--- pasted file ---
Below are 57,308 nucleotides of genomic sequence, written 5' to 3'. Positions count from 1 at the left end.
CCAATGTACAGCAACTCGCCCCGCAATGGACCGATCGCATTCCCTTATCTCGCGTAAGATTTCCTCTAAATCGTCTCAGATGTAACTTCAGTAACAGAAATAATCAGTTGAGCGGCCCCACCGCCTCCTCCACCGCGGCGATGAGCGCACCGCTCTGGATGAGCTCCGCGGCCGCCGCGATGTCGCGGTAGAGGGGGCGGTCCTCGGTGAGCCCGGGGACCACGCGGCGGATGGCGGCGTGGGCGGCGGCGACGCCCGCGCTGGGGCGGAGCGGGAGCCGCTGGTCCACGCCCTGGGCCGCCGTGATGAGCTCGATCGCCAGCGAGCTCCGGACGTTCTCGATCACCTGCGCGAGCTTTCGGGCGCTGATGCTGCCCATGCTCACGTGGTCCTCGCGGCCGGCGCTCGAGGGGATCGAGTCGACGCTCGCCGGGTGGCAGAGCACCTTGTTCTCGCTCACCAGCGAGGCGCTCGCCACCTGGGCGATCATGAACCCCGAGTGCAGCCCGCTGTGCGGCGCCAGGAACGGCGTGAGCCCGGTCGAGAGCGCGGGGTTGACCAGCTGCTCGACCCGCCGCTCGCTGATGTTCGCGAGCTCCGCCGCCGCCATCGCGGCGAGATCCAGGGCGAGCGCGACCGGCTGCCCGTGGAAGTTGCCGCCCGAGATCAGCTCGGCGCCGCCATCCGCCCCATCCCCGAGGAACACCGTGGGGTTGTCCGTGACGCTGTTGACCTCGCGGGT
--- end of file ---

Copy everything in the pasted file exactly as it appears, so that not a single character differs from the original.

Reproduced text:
Below are 57,308 nucleotides of genomic sequence, written 5' to 3'. Positions count from 1 at the left end.
CCAATGTACAGCAACTCGCCCCGCAATGGACCGATCGCATTCCCTTATCTCGCGTAAGATTTCCTCTAAATCGTCTCAGATGTAACTTCAGTAACAGAAATAATCAGTTGAGCGGCCCCACCGCCTCCTCCACCGCGGCGATGAGCGCACCGCTCTGGATGAGCTCCGCGGCCGCCGCGATGTCGCGGTAGAGGGGGCGGTCCTCGGTGAGCCCGGGGACCACGCGGCGGATGGCGGCGTGGGCGGCGGCGACGCCCGCGCTGGGGCGGAGCGGGAGCCGCTGGTCCACGCCCTGGGCCGCCGTGATGAGCTCGATCGCCAGCGAGCTCCGGACGTTCTCGATCACCTGCGCGAGCTTTCGGGCGCTGATGCTGCCCATGCTCACGTGGTCCTCGCGGCCGGCGCTCGAGGGGATCGAGTCGACGCTCGCCGGGTGGCAGAGCACCTTGTTCTCGCTCACCAGCGAGGCGCTCGCCACCTGGGCGATCATGAACCCCGAGTGCAGCCCGCTGTGCGGCGCCAGGAACGGCGTGAGCCCGGTCGAGAGCGCGGGGTTGACCAGCTGCTCGACCCGCCGCTCGCTGATGTTCGCGAGCTCCGCCGCCGCCATCGCGGCGAGATCCAGGGCGAGCGCGACCGGCTGCCCGTGGAAGTTGCCGCCCGAGATCAGCTCGGCGCCGCCATCCGCCCCATCCCCGAGGAACACCGTGGGGTTGTCCGTGACGCTGTTGACCTCGCGGGT